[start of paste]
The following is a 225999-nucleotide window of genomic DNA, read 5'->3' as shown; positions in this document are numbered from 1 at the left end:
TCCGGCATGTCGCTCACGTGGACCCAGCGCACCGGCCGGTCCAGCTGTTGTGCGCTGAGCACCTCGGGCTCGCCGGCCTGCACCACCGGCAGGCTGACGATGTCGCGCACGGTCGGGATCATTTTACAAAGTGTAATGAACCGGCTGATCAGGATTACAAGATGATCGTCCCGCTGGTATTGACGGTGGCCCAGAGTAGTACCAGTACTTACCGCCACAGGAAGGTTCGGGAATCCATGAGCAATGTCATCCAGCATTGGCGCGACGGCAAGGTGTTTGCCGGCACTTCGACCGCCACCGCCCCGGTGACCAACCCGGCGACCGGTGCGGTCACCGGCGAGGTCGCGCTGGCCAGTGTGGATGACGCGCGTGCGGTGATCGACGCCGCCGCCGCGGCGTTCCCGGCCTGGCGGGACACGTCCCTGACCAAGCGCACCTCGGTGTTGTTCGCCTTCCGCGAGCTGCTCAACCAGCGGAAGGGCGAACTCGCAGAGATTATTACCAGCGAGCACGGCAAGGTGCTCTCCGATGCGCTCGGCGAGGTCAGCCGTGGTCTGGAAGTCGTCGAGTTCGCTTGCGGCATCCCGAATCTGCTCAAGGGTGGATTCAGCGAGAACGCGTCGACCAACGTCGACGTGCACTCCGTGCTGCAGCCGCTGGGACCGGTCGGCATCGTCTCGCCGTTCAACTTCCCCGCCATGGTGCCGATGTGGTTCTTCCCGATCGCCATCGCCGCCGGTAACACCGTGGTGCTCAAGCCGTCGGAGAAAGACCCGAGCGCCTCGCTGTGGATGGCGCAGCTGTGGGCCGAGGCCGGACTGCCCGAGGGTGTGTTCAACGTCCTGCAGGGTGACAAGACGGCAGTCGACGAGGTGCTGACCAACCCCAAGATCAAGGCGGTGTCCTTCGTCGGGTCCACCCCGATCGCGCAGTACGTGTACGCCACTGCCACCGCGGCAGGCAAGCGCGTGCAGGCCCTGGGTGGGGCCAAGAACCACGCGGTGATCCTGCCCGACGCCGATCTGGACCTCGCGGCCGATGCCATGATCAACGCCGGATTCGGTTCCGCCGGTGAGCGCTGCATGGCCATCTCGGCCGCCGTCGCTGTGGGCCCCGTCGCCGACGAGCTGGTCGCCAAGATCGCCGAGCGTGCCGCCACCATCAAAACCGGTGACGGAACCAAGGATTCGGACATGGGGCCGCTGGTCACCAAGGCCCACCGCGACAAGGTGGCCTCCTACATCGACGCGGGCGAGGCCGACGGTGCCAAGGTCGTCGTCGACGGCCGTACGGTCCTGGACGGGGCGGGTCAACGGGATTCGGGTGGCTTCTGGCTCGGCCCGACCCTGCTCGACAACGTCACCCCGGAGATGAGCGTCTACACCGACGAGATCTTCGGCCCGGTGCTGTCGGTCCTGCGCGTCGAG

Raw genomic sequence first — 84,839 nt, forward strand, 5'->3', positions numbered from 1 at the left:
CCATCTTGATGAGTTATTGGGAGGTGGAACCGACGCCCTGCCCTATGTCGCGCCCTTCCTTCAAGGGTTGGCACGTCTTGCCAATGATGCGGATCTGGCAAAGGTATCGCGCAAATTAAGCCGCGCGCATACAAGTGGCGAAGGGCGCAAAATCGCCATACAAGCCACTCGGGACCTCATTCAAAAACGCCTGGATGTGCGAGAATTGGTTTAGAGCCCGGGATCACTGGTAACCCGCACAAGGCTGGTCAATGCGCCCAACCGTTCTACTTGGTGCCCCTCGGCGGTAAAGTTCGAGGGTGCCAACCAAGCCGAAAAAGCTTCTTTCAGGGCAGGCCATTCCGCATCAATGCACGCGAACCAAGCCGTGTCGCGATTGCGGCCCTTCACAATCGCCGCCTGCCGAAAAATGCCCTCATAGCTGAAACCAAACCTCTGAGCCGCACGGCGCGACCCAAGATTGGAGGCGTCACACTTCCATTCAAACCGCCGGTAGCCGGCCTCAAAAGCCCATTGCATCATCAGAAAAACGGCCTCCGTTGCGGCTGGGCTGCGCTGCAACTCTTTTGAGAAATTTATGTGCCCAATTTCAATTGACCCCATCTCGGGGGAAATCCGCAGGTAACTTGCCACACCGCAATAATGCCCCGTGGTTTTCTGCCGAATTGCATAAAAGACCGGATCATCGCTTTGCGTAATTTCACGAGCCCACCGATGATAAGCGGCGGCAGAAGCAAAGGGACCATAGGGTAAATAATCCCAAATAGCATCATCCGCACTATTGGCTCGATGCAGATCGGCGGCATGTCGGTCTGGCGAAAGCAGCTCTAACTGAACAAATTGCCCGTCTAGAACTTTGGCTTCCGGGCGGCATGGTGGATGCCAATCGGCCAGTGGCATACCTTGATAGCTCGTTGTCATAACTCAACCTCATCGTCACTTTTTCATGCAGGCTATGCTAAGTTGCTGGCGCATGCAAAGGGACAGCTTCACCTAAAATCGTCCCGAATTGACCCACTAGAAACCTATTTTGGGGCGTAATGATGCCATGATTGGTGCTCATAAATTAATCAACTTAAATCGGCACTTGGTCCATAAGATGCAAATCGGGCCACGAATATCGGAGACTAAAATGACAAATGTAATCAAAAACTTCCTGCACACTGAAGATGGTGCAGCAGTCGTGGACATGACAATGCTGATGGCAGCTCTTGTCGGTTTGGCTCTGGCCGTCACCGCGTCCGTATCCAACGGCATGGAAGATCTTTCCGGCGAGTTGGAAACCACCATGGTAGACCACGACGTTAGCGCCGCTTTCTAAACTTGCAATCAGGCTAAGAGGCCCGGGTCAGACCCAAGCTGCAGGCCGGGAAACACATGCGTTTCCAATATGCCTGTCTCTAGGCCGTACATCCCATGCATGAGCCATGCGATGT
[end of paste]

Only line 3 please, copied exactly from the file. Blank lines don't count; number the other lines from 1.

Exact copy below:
Raw genomic sequence first — 84,839 nt, forward strand, 5'->3', positions numbered from 1 at the left: